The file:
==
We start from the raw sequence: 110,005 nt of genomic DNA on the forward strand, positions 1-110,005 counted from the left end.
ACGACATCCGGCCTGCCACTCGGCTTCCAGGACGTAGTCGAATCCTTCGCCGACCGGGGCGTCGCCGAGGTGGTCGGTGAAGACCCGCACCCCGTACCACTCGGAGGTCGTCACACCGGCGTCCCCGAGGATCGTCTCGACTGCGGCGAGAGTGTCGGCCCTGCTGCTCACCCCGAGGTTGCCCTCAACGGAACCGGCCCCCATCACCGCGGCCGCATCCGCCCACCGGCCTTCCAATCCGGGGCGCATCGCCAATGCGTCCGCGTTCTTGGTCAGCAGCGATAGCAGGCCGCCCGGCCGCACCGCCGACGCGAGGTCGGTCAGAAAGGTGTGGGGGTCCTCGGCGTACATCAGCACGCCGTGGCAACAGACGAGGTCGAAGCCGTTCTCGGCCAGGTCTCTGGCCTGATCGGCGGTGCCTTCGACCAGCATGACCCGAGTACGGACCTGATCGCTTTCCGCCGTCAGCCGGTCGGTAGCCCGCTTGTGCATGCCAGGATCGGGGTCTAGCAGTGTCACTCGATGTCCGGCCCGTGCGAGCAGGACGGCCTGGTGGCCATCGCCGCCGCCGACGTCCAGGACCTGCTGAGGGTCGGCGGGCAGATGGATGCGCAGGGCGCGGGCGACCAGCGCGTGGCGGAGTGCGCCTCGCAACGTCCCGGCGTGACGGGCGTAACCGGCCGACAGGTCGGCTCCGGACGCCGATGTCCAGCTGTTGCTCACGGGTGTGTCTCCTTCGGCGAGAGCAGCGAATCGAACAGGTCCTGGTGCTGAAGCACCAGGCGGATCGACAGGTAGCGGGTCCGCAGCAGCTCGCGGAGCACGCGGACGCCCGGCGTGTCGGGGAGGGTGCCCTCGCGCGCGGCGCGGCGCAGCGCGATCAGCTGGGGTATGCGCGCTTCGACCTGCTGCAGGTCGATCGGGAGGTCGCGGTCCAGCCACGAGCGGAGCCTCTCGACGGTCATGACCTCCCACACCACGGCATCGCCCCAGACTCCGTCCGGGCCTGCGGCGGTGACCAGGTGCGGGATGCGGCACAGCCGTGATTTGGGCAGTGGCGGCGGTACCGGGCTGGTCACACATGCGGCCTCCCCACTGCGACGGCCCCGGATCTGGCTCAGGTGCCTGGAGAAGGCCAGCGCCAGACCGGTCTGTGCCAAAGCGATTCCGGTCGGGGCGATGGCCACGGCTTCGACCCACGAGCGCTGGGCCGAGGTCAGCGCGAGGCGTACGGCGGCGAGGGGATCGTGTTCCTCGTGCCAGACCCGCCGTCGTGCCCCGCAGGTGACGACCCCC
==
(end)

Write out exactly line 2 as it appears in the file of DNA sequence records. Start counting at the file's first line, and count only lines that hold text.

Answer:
ACGACATCCGGCCTGCCACTCGGCTTCCAGGACGTAGTCGAATCCTTCGCCGACCGGGGCGTCGCCGAGGTGGTCGGTGAAGACCCGCACCCCGTACCACTCGGAGGTCGTCACACCGGCGTCCCCGAGGATCGTCTCGACTGCGGCGAGAGTGTCGGCCCTGCTGCTCACCCCGAGGTTGCCCTCAACGGAACCGGCCCCCATCACCGCGGCCGCATCCGCCCACCGGCCTTCCAATCCGGGGCGCATCGCCAATGCGTCCGCGTTCTTGGTCAGCAGCGATAGCAGGCCGCCCGGCCGCACCGCCGACGCGAGGTCGGTCAGAAAGGTGTGGGGGTCCTCGGCGTACATCAGCACGCCGTGGCAACAGACGAGGTCGAAGCCGTTCTCGGCCAGGTCTCTGGCCTGATCGGCGGTGCCTTCGACCAGCATGACCCGAGTACGGACCTGATCGCTTTCCGCCGTCAGCCGGTCGGTAGCCCGCTTGTGCATGCCAGGATCGGGGTCTAGCAGTGTCACTCGATGTCCGGCCCGTGCGAGCAGGACGGCCTGGTGGCCATCGCCGCCGCCGACGTCCAGGACCTGCTGAGGGTCGGCGGGCAGATGGATGCGCAGGGCGCGGGCGACCAGCGCGTGGCGGAGTGCGCCTCGCAACGTCCCGGCGTGACGGGCGTAACCGGCCGACAGGTCGGCTCCGGACGCCGATGTCCAGCTGTTGCTCACGGGTGTGTCTCCTTCGGCGAGAGCAGCGAATCGAACAGGTCCTGGTGCTGAAGCACCAGGCGGATCGACAGGTAGCGGGTCCGCAGCAGCTCGCGGAGCACGCGGACGCCCGGCGTGTCGGGGAGGGTGCCCTCGCGCGCGGCGCGGCGCAGCGCGATCAGCTGGGGTATGCGCGCTTCGACCTGCTGCAGGTCGATCGGGAGGTCGCGGTCCAGCCACGAGCGGAGCCTCTCGACGGTCATGACCTCCCACACCACGGCATCGCCCCAGACTCCGTCCGGGCCTGCGGCGGTGACCAGGTGCGGGATGCGGCACAGCCGTGATTTGGGCAGTGGCGGCGGTACCGGGCTGGTCACACATGCGGCCTCCCCACTGCGACGGCCCCGGATCTGGCTCAGGTGCCTGGAGAAGGCCAGCGCCAGACCGGTCTGTGCCAAAGCGATTCCGGTCGGGGCGATGGCCACGGCTTCGACCCACGAGCGCTGGGCCGAGGTCAGCGCGAGGCGTACGGCGGCGAGGGGATCGTGTTCCTCGTGCCAGACCCGCCGTCGTGCCCCGCAGGTGACGACCCCC